The Medical News

The Medical News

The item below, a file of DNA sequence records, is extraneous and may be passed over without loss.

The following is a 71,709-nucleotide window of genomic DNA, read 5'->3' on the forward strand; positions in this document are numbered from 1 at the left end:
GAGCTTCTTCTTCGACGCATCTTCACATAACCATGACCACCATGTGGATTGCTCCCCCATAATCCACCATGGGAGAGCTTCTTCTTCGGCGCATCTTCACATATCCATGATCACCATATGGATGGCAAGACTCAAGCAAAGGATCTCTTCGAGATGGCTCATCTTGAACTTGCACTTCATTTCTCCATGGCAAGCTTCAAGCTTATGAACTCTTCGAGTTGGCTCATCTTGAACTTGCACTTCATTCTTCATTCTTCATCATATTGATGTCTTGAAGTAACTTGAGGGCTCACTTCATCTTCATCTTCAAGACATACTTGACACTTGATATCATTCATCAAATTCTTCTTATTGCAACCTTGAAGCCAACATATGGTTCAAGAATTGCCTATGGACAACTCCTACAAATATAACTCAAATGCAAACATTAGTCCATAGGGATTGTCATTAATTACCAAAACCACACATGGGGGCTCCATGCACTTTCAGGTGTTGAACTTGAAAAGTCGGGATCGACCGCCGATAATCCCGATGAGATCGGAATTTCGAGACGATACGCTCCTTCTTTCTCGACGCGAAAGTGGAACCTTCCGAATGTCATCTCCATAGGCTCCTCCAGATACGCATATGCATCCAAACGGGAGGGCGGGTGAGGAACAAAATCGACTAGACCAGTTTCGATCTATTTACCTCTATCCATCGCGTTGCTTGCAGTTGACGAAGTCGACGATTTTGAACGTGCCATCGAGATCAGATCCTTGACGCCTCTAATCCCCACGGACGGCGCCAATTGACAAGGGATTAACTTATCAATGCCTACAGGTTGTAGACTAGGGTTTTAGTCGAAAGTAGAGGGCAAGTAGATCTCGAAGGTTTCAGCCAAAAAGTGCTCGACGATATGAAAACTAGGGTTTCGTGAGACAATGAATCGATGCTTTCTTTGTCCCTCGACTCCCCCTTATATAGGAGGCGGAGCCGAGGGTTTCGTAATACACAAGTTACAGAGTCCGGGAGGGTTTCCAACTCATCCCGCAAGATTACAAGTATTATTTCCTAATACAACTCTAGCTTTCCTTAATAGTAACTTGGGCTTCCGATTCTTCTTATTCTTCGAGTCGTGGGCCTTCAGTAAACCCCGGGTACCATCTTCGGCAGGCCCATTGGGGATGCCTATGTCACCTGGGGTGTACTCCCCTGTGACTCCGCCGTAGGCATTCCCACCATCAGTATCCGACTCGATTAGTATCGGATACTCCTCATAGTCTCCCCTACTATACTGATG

Anxiety disorders are the most common type of psychiatric illness, yet researchers know very little about factors associated with recovery. A new University of Toronto study investigated three levels of recovery in a large, representative sample of more than 2,000 Canadians with a history of generalized anxiety disorder (GAD). The study reports that 72% of Canadians with a history of GAD have been free of the mental health condition for at least one year. Overall, 40% were in a state of excellent mental health, and almost 60% had no other mental illness or addiction issues, such as suicidal thoughts, substance dependence, a major depressive disorder or a bipolar disorder, in the past year, The definition of excellent mental health sets a very high bar. To be defined in excellent mental health, respondents had to achieve three things: 1) almost daily happiness or life satisfaction in the past month, 2) high levels of social and psychological well-being in the past month, and 3) freedom from generalized anxiety disorder and depressive disorders, suicidal thoughts and substance dependence for at least the preceding full year. We were so encouraged to learn that even among those whose anxiety disorders had lasted a decade or longer, half had been in remission from GAD for the past year and one-quarter had achieved excellent mental health and well-being. This research provides a very hopeful message for individuals struggling with anxiety, their families and health professionals. Our findings suggest that full recovery is possible, even among those who have suffered for many years with the disorder." Esme Fuller-Thomson, lead author of the study. Fuller-Thomson is Director of the University of Toronto's Institute for Life Course and Aging and Professor at the Factor-Inwentash Faculty of Social Work and the Department of Family & Community Medicine Related Stories



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